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Foodscaping TED Talk, Start your own group, Materials Grant, & RadioActive with Punk Rock Farmer!

Foodscaping is like a silver bullet for today's biggest problems: our own personal health, our community health, and our long term sustainability. Foodscaping is how we can weave healthy food into our surroundings and sustainable health into our daily lives.John C. Trimble, TedXOgden 2020 https://youtu.be/6gaLvVhd7ZY The experience of giving a TEDx talk was like no... Continue Reading →

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My take on foodscaping

Foodscaping is the way we bring not only beauty to our surroundings, but also affordability, flavor and nutrition back to our food.JOHN C. TRIMBLE. TEDXOGDEN 2020 What do we mean by foodscaping? Foodscaping is replacing traditional landscapes with landscape designs that are not only beautiful, but also grow a lot of food in a small... Continue Reading →

Featured post

Foodscaping your way to a healthy 2020

Foodscaping provides front-door access to the most nutritious, best tasting fruits and vegetables possible With the start of the new year and health-related resolutions on the minds of many, we thought it would be timely to consider dieting trends and how foodscaping enables healthy living.  Every year U.S. News releases a fresh batch of diet... Continue Reading →

Foodscaping Utah featured on Modern Gardener

We were thrilled to have been featured on Modern Gardener! Modern Gardener is a fantastic online show on KUED, Utah's PBS station. They feature people and organizations that are committed to educating Utahns about gardening and landscaping. We love what Modern Gardener does and were honored to be invited for a feature. They did an... Continue Reading →

…on the Hortoccult podcast

We were on the Hortoccult podcast early May 2019 and had a blast talking about Foodscaping Utah with Hortoccult hosts Blaine and Brad! We discussed everything from what was the inspiration to start Foodscaping Utah and how the volunteer program works, to what are a few of our favorite things to grow. Huge thanks to... Continue Reading →

Legit 501(c)(3) nonprofit

Foodscaping Utah is now officially a recognized 501(c)(3) nonprofit! A huge thank you to everyone for all of the support. Through our T-shirt campaign last December, we earned enough money to cover the fees associated with the filing paperwork. We submitted the last of the paperwork in January and just received a letter from the... Continue Reading →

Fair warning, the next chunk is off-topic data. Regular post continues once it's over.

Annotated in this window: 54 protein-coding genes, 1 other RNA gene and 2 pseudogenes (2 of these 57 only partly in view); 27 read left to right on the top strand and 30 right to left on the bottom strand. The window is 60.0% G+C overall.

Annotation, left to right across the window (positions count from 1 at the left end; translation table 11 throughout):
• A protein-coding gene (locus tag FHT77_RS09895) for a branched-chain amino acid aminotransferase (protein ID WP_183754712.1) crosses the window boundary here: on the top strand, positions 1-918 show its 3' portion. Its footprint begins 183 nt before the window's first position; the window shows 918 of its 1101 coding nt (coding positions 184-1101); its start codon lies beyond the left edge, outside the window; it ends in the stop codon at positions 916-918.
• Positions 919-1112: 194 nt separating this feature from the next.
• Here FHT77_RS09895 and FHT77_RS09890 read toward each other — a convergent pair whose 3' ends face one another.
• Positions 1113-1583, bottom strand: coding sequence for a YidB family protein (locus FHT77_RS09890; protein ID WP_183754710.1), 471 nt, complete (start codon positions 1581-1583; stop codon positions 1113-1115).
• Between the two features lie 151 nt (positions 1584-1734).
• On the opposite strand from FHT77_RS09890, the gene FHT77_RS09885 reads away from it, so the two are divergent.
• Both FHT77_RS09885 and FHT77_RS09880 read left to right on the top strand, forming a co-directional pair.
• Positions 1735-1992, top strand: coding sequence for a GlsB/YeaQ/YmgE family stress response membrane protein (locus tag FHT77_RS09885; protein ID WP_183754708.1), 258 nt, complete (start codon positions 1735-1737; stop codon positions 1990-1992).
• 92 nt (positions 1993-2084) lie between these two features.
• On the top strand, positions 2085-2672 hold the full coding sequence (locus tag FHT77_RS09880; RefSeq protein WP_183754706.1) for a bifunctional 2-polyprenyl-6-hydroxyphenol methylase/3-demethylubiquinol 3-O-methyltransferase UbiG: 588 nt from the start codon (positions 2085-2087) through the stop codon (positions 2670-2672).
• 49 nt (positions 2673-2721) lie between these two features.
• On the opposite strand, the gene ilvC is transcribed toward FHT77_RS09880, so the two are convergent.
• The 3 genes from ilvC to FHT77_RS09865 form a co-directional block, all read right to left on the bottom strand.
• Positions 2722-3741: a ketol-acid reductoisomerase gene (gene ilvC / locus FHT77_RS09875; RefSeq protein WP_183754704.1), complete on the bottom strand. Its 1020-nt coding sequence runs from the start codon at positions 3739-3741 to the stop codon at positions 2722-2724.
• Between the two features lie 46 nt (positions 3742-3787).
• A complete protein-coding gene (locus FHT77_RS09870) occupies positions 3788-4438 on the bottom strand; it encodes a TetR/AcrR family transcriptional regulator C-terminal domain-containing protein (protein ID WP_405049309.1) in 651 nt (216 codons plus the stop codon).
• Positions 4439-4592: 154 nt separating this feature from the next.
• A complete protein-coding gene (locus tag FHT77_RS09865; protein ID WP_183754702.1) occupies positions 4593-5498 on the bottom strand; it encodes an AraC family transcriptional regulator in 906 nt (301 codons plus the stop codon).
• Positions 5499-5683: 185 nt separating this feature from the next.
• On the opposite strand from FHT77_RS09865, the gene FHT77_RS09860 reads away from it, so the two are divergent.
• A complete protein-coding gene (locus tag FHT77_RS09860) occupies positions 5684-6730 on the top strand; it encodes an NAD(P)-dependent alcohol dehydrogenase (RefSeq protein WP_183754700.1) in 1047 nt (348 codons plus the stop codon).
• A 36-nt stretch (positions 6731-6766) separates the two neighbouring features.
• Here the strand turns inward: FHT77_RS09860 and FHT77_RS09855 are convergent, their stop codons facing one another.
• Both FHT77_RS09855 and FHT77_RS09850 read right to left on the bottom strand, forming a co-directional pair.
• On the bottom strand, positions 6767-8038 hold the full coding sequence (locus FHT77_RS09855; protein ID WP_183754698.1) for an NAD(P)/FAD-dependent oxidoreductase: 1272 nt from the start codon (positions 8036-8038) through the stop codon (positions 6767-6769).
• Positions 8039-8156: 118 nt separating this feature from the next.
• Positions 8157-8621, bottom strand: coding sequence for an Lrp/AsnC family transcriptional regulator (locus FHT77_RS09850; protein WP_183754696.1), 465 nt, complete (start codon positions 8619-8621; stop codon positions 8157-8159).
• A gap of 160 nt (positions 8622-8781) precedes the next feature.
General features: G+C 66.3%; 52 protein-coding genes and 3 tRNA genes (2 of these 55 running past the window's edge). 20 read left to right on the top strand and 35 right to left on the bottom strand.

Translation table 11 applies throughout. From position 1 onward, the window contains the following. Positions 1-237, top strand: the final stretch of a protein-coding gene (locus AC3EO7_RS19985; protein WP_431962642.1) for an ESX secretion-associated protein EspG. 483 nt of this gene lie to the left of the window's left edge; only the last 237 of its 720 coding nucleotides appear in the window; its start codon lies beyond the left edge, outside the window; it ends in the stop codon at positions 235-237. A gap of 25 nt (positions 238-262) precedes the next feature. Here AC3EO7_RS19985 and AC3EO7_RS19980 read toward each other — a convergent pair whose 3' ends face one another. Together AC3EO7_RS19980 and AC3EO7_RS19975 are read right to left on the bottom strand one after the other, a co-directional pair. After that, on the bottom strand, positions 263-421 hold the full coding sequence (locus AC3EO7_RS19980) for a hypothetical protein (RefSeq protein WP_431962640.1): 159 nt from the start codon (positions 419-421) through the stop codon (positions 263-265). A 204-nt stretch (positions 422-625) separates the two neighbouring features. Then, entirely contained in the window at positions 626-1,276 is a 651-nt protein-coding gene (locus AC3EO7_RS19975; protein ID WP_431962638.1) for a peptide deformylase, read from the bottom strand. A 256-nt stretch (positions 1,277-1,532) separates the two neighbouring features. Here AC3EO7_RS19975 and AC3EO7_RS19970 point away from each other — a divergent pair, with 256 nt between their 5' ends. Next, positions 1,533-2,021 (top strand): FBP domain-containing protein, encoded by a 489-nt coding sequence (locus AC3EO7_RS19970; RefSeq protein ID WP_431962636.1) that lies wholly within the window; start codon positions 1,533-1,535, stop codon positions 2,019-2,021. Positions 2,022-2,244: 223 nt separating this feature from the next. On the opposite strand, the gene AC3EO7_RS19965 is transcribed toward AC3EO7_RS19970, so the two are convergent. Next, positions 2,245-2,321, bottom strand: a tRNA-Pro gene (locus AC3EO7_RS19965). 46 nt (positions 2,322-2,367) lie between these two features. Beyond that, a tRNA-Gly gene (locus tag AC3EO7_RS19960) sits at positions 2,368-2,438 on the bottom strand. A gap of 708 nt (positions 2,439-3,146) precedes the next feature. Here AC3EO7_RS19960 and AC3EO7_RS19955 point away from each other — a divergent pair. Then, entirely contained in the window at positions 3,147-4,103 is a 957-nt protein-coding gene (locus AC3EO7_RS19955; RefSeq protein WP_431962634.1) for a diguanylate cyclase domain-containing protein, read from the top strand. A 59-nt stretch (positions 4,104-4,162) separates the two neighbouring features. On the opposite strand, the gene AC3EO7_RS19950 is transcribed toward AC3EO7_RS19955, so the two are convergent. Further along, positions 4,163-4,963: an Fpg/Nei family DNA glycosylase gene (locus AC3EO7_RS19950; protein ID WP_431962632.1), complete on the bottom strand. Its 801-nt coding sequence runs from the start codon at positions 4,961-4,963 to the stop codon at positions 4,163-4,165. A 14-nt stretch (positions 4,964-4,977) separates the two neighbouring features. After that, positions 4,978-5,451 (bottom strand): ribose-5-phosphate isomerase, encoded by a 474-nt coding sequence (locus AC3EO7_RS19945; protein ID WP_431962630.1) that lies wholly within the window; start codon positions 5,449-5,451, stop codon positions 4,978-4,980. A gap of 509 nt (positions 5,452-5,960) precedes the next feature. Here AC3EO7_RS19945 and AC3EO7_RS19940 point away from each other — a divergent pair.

Video: May foodscape tour

https://youtu.be/pTPCJNE5MJk We give a tour of our frontyard foodscape in early May. Featured items include tomatoes planted early with the aid of red plastic mulch, perennial vegetables (asparagus & artichoke), strawberries, peas on a DIY trellis, a grape vine and eight fruit trees including three espalier fruit trees.

Preparing garden beds part 2: raised beds

Foodscaping Utah's 'Benefits of Raised Beds' class handout: Raised Bed Vegetable Gardening-Foodscaping Utah Online class 'Benefits of Raised Beds' June 4th, 6:00-7:30pm taught by John (Foodscaping Utah) for USU Extension. Raised beds have many advantages: they prevent soil compaction, alleviate some weed pressure, and require less bending over. Their soil also warms more quickly in the... Continue Reading →

Getting started: 3 keys to success

A foodscape design can be elaborate and encompassing, replacing large sections of lawn and traditional landscaping, or it can be as simple as a well placed raised bed for vegetables and a fruit tree or two. We usually recommend that people interested in foodscaping start small, but in a well-thought-out way that lends itself to... Continue Reading →

Espalier Fruit Trees

Espalier is one of those things that has been around forever (it dates at least to ancient Rome) but has somehow become forgotten over time. It is truly a lost treasure, because it still makes great sense, especially for foodscaping in an urban setting were space is limited. The term espalier is a French word that... Continue Reading →

Little fruit tree, large reward

Know anybody with a giant fruit tree that is so large that it's become a messy nuisance? What if we could keep fruit trees from getting so big? The benefits of a little fruit tree are numerous. A little tree doesn’t require much space, and is easier to care for; pruning, thinning, and harvesting can... Continue Reading →

Summer 2014

In the summer of 2014 we worked on our vegetable garden and tended to our new fruit/nut trees and grape vines. This first year we tilled the garden bed and mixed in a bunch of compost. We mulched with leaves around tomatoes (mulch is great to retain moisture and suppress weeds) and planted marigold flowers... Continue Reading →

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